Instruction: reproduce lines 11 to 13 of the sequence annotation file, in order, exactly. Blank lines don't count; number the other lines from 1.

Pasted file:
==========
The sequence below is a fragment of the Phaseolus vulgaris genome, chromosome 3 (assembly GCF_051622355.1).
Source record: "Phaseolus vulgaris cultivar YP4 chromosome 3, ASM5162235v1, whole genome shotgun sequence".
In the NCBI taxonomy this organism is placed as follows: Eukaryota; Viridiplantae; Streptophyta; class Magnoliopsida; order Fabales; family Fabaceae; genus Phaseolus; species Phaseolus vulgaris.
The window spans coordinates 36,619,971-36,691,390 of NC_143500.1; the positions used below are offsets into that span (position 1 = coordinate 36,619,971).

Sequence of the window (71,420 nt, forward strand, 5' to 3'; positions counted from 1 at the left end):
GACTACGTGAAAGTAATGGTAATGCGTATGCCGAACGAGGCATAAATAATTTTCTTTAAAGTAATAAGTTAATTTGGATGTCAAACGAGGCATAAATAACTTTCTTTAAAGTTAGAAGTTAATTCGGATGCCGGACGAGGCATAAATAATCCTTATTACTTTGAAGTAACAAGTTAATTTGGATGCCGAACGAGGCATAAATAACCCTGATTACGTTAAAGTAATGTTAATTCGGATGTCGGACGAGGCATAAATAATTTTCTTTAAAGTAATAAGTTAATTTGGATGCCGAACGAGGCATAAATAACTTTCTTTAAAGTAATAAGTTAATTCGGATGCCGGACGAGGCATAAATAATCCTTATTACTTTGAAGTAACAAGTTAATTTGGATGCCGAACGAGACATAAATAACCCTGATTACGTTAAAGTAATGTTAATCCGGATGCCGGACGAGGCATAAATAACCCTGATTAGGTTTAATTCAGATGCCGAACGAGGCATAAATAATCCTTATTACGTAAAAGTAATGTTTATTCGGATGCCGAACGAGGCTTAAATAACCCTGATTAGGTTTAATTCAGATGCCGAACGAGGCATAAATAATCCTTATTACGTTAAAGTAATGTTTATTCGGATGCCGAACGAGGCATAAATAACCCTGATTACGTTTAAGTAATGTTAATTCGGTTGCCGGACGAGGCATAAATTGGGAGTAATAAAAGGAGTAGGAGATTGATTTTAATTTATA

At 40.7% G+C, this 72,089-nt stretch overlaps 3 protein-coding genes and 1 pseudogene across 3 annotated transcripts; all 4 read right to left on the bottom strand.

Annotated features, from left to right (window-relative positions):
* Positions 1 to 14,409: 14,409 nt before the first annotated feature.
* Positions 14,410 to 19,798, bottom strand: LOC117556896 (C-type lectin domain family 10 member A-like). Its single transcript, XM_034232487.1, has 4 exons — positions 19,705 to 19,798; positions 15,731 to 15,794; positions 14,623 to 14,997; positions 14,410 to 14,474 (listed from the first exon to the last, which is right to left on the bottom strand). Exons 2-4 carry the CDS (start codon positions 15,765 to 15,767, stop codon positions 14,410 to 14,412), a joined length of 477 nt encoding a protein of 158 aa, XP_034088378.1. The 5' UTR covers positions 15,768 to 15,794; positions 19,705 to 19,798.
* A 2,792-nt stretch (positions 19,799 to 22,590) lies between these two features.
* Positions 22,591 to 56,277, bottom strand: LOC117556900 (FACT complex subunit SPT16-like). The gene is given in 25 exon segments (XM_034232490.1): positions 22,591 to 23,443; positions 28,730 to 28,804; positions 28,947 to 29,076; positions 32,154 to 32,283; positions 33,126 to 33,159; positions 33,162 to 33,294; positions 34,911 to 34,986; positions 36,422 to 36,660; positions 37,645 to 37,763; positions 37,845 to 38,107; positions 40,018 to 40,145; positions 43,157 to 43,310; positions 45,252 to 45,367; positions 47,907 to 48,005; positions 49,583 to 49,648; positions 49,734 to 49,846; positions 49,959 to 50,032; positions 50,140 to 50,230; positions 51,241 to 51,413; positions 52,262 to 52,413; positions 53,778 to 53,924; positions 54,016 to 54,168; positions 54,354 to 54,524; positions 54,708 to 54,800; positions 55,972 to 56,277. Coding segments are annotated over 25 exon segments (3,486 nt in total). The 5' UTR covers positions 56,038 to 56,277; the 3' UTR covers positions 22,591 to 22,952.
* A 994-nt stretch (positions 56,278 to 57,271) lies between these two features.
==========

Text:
* A 2,792-nt stretch (positions 19,799 to 22,590) lies between these two features.
* Positions 22,591 to 56,277, bottom strand: LOC117556900 (FACT complex subunit SPT16-like). The gene is given in 25 exon segments (XM_034232490.1): positions 22,591 to 23,443; positions 28,730 to 28,804; positions 28,947 to 29,076; positions 32,154 to 32,283; positions 33,126 to 33,159; positions 33,162 to 33,294; positions 34,911 to 34,986; positions 36,422 to 36,660; positions 37,645 to 37,763; positions 37,845 to 38,107; positions 40,018 to 40,145; positions 43,157 to 43,310; positions 45,252 to 45,367; positions 47,907 to 48,005; positions 49,583 to 49,648; positions 49,734 to 49,846; positions 49,959 to 50,032; positions 50,140 to 50,230; positions 51,241 to 51,413; positions 52,262 to 52,413; positions 53,778 to 53,924; positions 54,016 to 54,168; positions 54,354 to 54,524; positions 54,708 to 54,800; positions 55,972 to 56,277. Coding segments are annotated over 25 exon segments (3,486 nt in total). The 5' UTR covers positions 56,038 to 56,277; the 3' UTR covers positions 22,591 to 22,952.
* A 994-nt stretch (positions 56,278 to 57,271) lies between these two features.